Chapter 1 of Book 1 treats of why Christ died. Why did Christ die? The question seems simple enough. What is the “end” of his death. We know that the means of his death is dying on the cross. What is the end? To what end, for what purpose, did Christ die? Owen sets out to explain: 1) what it is that the Father intended to accomplish by commissioning the Son to live a perfect life and die on the cross, and 2) What was really and actually accomplished by it.
1) To what end did Christ come into the world? He came to “save that which was lost”(Matt. 28:11, Lk. 19:10). He came to save sinners (1 Tim. 1:15)(Owen 45). He came to give his life a ransom for “many”(Matt. 20:28). Which of the lost did he come to save? He died for “our” sins (Gal. 1:4), that is believers. He died for the Church (Eph. 5:25-27)(Owen 45). By his atonement he intended to obtain redemption for a definite, select group of people(Tit. 2:14)(Owen 46).
2) What was accomplished by this? That is, what was effectually wrought by Christ’s death on the cross? Owen frequently refers to Christ’s sacrifice as an “oblation.” An oblation is a sacrificial offering. Christ’s sacrifice obtained the actual reconciliation of a specific and limited number of people. “We” were enemies and “we” were reconciled by Christ(Rom. 5:10). In reconciling the world, Christ did not impute their sins to “them”(2 Cor. 5:19). That is, he did not merely obtain a potential for forgiveness whose application is conditional upon a faith and repentance that might not materialize in its intended objects(in this case, sinners). Rather, he wrought actual reconciliation for a specific group of people, infallibly saving those whom he intended to save. He abolished the alienation between God and man wrought by sin (Eph. 2:15, 16)(Owen 46). He is “our” peace (Eph. 2:14)(Owen 46).
How does Christ reconcile us to God through him? He enters into the heavenly holy place, and obtains redemption for us(Heb. 9:12). That is, he brought his slain body to God, and with it, his redeeming blood, and with it, obtained pardon for our sins. “Our” refers to believers(namely, those specific believers he intended to save through belief). “He redeemed us from the curse, being made a curse for us”(Gal. 3:13)(Owen 46). He redeemed – that is – actually saved – “us”, being made a curse for “us.” That is, he actually bore our curses for us, and in doing so, exhausted and satisfied God’s wrath, really and actually, not potentially, obtaining pardon for us. “his own self bearing our sins in his own body on the tree”(1 Pet. 2:24)(Owen 46). He bore “our” sins in his body. That is, he bore God’s wrath for us in his body, by his death. “all have sinned and fall short of the glory of God and are justified freely by his grace through the redemption that is in Christ Jesus, whom God has set forth to be a propitiation through faith in his blood, to declare his righteousness for the remission of sins”(Rom. 3:23-25)(Owen 46). That is, we, who have fallen short of the glory of God, are really and actually “justified” by grace through Christ’s “redemption.” Christ is a “propitiation.” That is, he is a sacrifice which bears God’s wrath and actually exhausts and satisfies God’s anger. In him “we have redemption through his blood, even the forgiveness of sins”(Col. 1:14)(Owen 46). That is, “we” were actually redeemed by his blood. Christ offered his blood to God in order to purge away the pollution of our sins (Heb. 9:14). He actually cleanses “us” from all sins (1 Jhn. 1:7)(Owen 46). He purges “our” sins (Heb. 1:3). He sanctifies the “people” with his own blood, he suffered without the gate (Heb. 13:12)(Owen 46-47). He gave himself up for the church (Eph. 5:25-27)(Owen 47). It is given to us, the church, to believe in Christ(Phil. 1:29), by which we are blessed with all the blessings in the heavenlies(Eph. 1:3)(Owen 47).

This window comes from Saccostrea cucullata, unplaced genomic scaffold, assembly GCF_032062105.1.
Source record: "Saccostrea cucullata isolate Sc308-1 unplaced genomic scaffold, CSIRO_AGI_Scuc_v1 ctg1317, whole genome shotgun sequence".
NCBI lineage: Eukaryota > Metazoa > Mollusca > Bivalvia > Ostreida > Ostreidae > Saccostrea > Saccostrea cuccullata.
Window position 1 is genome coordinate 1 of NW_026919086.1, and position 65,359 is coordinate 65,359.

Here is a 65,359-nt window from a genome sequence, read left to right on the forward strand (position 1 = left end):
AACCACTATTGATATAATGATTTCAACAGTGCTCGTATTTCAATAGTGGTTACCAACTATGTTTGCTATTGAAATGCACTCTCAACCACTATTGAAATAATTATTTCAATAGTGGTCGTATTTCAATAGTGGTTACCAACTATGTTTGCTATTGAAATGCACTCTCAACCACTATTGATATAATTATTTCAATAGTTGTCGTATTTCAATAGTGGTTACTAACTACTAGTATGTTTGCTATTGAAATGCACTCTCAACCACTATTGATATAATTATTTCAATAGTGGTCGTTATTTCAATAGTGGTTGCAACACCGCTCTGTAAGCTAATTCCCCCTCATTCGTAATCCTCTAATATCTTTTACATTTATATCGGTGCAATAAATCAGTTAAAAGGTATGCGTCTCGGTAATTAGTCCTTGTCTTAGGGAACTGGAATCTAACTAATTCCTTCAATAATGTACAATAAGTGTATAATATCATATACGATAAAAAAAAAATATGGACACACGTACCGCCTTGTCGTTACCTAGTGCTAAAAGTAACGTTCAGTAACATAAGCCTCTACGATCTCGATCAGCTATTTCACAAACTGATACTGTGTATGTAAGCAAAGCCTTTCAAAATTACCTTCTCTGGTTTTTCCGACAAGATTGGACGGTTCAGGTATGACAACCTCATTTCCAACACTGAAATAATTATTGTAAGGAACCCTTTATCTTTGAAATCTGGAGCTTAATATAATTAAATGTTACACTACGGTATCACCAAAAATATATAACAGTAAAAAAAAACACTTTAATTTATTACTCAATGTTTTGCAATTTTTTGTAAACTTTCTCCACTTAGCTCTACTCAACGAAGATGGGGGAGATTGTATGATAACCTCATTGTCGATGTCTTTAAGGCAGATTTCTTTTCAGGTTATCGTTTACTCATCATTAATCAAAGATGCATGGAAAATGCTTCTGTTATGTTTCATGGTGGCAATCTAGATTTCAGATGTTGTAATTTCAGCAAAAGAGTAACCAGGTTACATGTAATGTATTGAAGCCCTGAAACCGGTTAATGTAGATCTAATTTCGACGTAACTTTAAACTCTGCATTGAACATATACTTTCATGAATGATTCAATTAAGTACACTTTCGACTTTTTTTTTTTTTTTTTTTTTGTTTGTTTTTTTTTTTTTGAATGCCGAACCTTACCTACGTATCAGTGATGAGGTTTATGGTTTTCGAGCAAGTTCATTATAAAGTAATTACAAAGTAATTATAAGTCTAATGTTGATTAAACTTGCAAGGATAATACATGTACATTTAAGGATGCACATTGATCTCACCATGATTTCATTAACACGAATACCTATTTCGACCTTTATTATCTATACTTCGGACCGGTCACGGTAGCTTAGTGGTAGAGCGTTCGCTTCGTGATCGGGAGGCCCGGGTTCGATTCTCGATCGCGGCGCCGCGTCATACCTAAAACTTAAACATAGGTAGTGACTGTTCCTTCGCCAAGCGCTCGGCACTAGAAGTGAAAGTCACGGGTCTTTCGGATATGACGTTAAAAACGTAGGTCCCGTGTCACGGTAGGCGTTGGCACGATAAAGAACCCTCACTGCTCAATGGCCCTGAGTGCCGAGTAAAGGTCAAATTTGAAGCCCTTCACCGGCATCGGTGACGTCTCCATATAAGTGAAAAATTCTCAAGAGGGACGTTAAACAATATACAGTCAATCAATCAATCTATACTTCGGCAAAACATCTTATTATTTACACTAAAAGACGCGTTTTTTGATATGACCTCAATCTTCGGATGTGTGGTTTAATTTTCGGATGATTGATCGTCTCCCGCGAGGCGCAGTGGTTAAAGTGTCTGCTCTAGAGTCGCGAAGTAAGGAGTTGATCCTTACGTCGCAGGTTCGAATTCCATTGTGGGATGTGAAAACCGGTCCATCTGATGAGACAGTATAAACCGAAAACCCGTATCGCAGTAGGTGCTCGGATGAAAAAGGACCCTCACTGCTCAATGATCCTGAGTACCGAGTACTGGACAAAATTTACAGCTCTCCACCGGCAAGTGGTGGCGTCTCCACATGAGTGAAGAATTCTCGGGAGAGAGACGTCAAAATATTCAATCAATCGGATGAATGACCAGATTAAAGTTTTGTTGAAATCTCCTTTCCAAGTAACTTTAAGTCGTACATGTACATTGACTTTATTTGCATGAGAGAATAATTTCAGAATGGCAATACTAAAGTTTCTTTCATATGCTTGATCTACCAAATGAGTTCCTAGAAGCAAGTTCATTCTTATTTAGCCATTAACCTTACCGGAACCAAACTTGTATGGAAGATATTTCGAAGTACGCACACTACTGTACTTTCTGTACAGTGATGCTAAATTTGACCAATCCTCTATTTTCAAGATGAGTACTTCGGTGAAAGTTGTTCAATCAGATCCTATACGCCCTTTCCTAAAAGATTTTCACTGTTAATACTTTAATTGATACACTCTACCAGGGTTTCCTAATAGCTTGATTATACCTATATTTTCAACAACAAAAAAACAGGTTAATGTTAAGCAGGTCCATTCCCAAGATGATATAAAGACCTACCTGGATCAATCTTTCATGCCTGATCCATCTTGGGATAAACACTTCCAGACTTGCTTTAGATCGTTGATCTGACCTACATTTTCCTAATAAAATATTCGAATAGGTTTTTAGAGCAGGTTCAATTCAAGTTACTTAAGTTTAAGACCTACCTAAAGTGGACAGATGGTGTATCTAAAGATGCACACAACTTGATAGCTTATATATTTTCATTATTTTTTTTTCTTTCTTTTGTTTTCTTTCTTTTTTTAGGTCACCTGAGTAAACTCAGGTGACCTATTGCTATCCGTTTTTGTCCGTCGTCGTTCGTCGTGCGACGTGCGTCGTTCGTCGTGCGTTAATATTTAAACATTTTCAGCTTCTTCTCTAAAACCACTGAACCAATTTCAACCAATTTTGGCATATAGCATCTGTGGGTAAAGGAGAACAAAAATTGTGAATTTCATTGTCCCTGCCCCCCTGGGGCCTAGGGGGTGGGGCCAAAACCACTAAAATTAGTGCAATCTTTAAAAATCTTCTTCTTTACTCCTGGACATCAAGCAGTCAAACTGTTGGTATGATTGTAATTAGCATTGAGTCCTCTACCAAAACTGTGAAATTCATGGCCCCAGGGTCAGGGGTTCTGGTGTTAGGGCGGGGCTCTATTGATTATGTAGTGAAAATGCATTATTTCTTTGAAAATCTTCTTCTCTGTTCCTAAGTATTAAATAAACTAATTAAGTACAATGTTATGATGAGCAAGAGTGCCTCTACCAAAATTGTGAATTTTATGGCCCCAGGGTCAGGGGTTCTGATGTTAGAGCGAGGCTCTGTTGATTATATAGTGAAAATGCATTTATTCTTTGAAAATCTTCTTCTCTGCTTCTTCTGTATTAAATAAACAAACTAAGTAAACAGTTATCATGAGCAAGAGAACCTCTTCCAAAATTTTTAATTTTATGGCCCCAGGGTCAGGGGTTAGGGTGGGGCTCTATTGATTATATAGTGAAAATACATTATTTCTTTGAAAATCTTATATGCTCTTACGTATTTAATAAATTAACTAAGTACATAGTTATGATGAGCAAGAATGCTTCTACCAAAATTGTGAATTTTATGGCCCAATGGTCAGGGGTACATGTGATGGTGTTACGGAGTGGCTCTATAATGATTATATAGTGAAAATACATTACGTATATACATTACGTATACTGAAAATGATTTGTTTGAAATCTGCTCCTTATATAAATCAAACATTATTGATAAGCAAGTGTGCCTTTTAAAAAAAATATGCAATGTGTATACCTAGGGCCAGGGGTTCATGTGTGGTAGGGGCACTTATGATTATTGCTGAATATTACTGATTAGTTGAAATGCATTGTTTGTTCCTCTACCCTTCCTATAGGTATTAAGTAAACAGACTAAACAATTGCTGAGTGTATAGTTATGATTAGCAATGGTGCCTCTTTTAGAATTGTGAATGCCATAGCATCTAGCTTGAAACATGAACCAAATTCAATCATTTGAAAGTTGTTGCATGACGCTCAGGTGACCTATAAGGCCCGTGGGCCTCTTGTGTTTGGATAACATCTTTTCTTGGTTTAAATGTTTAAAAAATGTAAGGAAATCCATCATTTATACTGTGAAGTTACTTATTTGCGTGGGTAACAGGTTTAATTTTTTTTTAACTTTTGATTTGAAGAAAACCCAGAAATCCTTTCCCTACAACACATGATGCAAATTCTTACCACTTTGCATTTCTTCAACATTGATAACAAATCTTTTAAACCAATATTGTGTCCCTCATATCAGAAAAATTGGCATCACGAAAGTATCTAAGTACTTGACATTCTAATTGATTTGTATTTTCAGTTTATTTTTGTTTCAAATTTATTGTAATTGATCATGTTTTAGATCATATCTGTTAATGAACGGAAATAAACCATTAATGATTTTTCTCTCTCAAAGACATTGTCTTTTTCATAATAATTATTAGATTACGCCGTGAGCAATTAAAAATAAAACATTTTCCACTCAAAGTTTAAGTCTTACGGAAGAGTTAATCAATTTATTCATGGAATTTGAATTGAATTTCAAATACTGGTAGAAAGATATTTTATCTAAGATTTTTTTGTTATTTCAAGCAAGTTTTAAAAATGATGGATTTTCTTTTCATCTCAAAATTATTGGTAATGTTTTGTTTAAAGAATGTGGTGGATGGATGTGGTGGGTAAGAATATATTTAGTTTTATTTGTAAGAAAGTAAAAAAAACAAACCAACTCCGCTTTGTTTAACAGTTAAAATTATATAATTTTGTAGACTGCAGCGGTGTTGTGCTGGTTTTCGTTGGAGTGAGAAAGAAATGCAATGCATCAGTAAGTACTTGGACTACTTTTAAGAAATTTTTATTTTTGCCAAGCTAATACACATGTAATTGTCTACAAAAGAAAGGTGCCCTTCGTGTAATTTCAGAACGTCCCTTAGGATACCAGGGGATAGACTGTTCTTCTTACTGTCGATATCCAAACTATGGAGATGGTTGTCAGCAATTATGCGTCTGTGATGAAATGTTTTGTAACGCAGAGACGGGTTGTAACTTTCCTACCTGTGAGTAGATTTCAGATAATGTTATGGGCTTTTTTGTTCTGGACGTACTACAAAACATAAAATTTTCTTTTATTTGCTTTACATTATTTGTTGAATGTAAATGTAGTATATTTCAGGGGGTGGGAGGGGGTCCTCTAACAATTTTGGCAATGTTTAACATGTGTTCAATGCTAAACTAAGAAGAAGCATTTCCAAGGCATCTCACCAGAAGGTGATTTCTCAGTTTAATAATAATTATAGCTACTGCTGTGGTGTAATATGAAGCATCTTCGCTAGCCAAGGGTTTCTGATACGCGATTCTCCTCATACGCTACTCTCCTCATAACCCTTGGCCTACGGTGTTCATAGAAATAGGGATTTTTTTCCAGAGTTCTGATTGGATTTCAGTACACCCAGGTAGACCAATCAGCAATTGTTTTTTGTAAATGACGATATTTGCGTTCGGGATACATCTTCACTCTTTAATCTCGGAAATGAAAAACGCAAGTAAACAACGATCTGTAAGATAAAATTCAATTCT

God sent forth his son in order that he might obtain adoption for us. “God sent forth his Son, made of a woman, made under the law, to redeem them that were under the law, that we might receive the adoption of sons”(Gal. 4:4-5)(Owen 47). What we have obtained is a “purchased possession”(Eph. 1:14). He died for us in order that those who are called might obtain the eternal redemption(Heb. 9:15). He mediates the new covenant for us. He died in order that those who were called might receive the promised blessings. That is, He obtained blessings through his blood and by his death for a specific, individually handpicked group of people. He died in order to obtain redemption for those who are “called.” Not everyone is called (Rom. 8:30, 1 Cor. 1:23-24). Paul specifically makes a distinction.
In spite of these passages, Owen points out that there are many who believe in a general ransom(Owen 47). That is, he tells us that there are those who believe that Christ died for every single person ever. A person may say of many, or most, of the aforementioned passages “well of course these passages include those who are actually saved, but this does not necessarily entail that Christ’s redemptive benefits are limited to them. Rather, it is only these who actually obtain and benefit from Christ’s gifts, whereas the rest of humanity refuses the offer and forsake their opportunity for forgiveness.” This, according to Owen, implies one of two things: Either God and Christ failed in their intended end, and did not accomplish their goal of saving all those for whom Christ died, or God and Christ did succeed in their goal, and obtained actual redemption for everyone, so that everyone ends up saved, and no one ends up condemned.
Owen, John. The Death of Death in the Death of Christ. Edinburgh: Banner of Truth Trust, 2007. Print. 45-47.